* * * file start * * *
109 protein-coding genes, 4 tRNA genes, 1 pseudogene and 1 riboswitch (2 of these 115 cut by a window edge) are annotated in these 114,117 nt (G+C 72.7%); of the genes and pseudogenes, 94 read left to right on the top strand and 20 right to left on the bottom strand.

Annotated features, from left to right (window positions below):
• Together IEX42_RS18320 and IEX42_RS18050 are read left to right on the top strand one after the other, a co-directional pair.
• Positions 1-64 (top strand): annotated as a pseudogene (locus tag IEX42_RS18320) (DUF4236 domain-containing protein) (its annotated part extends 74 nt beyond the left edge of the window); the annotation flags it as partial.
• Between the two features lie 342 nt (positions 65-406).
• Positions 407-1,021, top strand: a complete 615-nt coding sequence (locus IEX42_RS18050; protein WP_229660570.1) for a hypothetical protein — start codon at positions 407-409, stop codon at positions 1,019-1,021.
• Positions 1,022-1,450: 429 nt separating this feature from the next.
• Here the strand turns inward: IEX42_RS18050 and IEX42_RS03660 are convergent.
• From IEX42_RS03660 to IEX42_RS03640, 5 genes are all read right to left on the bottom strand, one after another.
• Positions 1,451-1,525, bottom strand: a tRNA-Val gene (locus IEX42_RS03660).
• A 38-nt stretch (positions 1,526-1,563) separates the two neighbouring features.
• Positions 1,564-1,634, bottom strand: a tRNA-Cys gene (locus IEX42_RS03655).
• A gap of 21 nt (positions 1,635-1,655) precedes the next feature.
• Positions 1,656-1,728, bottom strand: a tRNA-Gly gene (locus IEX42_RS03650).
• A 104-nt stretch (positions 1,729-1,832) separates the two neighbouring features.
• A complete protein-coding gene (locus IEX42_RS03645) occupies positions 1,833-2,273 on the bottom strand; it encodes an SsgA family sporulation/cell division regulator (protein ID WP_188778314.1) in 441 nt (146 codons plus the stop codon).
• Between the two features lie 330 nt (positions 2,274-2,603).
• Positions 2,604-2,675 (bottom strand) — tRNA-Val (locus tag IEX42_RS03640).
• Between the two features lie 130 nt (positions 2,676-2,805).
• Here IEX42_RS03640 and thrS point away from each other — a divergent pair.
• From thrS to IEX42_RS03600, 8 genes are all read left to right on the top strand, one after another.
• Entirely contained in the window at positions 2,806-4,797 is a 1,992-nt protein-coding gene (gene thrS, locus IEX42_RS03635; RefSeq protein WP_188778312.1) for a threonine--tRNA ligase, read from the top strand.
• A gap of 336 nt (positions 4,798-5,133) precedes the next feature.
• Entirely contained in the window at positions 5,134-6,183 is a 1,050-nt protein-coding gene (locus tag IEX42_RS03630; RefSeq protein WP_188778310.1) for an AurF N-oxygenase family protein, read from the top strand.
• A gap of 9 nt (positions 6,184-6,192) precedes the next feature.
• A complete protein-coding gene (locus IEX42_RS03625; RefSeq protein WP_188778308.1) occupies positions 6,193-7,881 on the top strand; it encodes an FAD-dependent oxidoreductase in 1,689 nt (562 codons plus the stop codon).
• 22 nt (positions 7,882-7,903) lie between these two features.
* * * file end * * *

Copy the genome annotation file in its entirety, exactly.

109 protein-coding genes, 4 tRNA genes, 1 pseudogene and 1 riboswitch (2 of these 115 cut by a window edge) are annotated in these 114,117 nt (G+C 72.7%); of the genes and pseudogenes, 94 read left to right on the top strand and 20 right to left on the bottom strand.

Annotated features, from left to right (window positions below):
• Together IEX42_RS18320 and IEX42_RS18050 are read left to right on the top strand one after the other, a co-directional pair.
• Positions 1-64 (top strand): annotated as a pseudogene (locus tag IEX42_RS18320) (DUF4236 domain-containing protein) (its annotated part extends 74 nt beyond the left edge of the window); the annotation flags it as partial.
• Between the two features lie 342 nt (positions 65-406).
• Positions 407-1,021, top strand: a complete 615-nt coding sequence (locus IEX42_RS18050; protein WP_229660570.1) for a hypothetical protein — start codon at positions 407-409, stop codon at positions 1,019-1,021.
• Positions 1,022-1,450: 429 nt separating this feature from the next.
• Here the strand turns inward: IEX42_RS18050 and IEX42_RS03660 are convergent.
• From IEX42_RS03660 to IEX42_RS03640, 5 genes are all read right to left on the bottom strand, one after another.
• Positions 1,451-1,525, bottom strand: a tRNA-Val gene (locus IEX42_RS03660).
• A 38-nt stretch (positions 1,526-1,563) separates the two neighbouring features.
• Positions 1,564-1,634, bottom strand: a tRNA-Cys gene (locus IEX42_RS03655).
• A gap of 21 nt (positions 1,635-1,655) precedes the next feature.
• Positions 1,656-1,728, bottom strand: a tRNA-Gly gene (locus IEX42_RS03650).
• A 104-nt stretch (positions 1,729-1,832) separates the two neighbouring features.
• A complete protein-coding gene (locus IEX42_RS03645) occupies positions 1,833-2,273 on the bottom strand; it encodes an SsgA family sporulation/cell division regulator (protein ID WP_188778314.1) in 441 nt (146 codons plus the stop codon).
• Between the two features lie 330 nt (positions 2,274-2,603).
• Positions 2,604-2,675 (bottom strand) — tRNA-Val (locus tag IEX42_RS03640).
• Between the two features lie 130 nt (positions 2,676-2,805).
• Here IEX42_RS03640 and thrS point away from each other — a divergent pair.
• From thrS to IEX42_RS03600, 8 genes are all read left to right on the top strand, one after another.
• Entirely contained in the window at positions 2,806-4,797 is a 1,992-nt protein-coding gene (gene thrS, locus IEX42_RS03635; RefSeq protein WP_188778312.1) for a threonine--tRNA ligase, read from the top strand.
• A gap of 336 nt (positions 4,798-5,133) precedes the next feature.
• Entirely contained in the window at positions 5,134-6,183 is a 1,050-nt protein-coding gene (locus tag IEX42_RS03630; RefSeq protein WP_188778310.1) for an AurF N-oxygenase family protein, read from the top strand.
• A gap of 9 nt (positions 6,184-6,192) precedes the next feature.
• A complete protein-coding gene (locus IEX42_RS03625; RefSeq protein WP_188778308.1) occupies positions 6,193-7,881 on the top strand; it encodes an FAD-dependent oxidoreductase in 1,689 nt (562 codons plus the stop codon).
• 22 nt (positions 7,882-7,903) lie between these two features.